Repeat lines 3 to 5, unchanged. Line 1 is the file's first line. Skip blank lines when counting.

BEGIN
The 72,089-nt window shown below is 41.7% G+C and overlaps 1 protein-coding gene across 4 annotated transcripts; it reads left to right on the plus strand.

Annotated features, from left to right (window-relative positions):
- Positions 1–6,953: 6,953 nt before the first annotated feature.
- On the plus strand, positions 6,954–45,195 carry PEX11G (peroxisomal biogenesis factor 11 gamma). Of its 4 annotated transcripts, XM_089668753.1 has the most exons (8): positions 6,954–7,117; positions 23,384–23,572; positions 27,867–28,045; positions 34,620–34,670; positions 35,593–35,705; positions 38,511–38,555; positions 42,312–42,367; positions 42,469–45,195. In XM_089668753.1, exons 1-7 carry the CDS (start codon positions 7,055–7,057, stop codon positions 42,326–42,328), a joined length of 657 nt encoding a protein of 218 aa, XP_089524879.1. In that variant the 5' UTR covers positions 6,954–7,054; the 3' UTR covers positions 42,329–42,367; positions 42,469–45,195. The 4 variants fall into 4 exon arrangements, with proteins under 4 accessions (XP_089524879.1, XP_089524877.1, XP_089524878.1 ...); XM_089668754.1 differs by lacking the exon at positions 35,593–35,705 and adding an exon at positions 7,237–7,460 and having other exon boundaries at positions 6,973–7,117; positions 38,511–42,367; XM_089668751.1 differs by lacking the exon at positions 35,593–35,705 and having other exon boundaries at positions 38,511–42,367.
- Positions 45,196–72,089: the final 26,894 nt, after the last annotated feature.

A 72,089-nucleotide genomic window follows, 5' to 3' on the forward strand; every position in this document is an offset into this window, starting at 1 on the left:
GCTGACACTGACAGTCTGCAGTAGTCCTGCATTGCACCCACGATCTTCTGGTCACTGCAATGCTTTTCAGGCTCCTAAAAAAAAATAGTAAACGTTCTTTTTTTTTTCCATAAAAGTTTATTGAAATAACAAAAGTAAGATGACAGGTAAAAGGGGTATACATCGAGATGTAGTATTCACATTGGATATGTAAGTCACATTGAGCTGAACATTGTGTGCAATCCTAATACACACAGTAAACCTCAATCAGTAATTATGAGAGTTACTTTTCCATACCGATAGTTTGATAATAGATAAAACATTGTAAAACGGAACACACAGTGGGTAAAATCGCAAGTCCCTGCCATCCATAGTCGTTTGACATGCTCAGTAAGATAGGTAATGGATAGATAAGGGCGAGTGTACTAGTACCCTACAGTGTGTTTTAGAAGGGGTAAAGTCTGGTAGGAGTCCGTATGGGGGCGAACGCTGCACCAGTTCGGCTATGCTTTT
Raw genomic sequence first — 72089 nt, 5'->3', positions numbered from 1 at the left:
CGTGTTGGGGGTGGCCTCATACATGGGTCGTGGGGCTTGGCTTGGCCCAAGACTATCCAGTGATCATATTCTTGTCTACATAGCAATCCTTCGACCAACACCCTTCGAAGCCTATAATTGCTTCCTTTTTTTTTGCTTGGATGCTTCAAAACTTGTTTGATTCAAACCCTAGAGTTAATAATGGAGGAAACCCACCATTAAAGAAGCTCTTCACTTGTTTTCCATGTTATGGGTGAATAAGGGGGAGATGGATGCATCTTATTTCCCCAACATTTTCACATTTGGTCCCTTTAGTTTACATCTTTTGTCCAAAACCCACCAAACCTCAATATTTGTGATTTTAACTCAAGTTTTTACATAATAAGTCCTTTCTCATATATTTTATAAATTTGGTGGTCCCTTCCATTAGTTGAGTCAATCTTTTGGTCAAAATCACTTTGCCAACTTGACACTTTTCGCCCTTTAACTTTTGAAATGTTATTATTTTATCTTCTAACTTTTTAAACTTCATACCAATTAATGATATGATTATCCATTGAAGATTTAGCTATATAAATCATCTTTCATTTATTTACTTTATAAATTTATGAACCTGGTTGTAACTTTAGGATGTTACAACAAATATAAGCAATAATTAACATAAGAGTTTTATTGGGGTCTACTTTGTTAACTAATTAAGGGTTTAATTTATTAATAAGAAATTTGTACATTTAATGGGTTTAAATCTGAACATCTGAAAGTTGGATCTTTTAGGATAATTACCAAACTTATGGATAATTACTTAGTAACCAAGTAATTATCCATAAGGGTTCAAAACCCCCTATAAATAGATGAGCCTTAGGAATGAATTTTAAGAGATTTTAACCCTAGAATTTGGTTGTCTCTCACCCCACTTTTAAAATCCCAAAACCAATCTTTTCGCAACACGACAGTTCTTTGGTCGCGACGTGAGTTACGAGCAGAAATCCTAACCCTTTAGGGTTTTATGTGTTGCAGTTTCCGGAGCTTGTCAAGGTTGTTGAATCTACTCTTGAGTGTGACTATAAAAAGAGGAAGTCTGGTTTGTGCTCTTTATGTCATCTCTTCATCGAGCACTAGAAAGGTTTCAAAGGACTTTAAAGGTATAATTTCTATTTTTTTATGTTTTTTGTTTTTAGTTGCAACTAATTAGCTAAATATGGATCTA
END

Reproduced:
- Positions 1–6,953: 6,953 nt before the first annotated feature.
- On the plus strand, positions 6,954–45,195 carry PEX11G (peroxisomal biogenesis factor 11 gamma). Of its 4 annotated transcripts, XM_089668753.1 has the most exons (8): positions 6,954–7,117; positions 23,384–23,572; positions 27,867–28,045; positions 34,620–34,670; positions 35,593–35,705; positions 38,511–38,555; positions 42,312–42,367; positions 42,469–45,195. In XM_089668753.1, exons 1-7 carry the CDS (start codon positions 7,055–7,057, stop codon positions 42,326–42,328), a joined length of 657 nt encoding a protein of 218 aa, XP_089524879.1. In that variant the 5' UTR covers positions 6,954–7,054; the 3' UTR covers positions 42,329–42,367; positions 42,469–45,195. The 4 variants fall into 4 exon arrangements, with proteins under 4 accessions (XP_089524879.1, XP_089524877.1, XP_089524878.1 ...); XM_089668754.1 differs by lacking the exon at positions 35,593–35,705 and adding an exon at positions 7,237–7,460 and having other exon boundaries at positions 6,973–7,117; positions 38,511–42,367; XM_089668751.1 differs by lacking the exon at positions 35,593–35,705 and having other exon boundaries at positions 38,511–42,367.
- Positions 45,196–72,089: the final 26,894 nt, after the last annotated feature.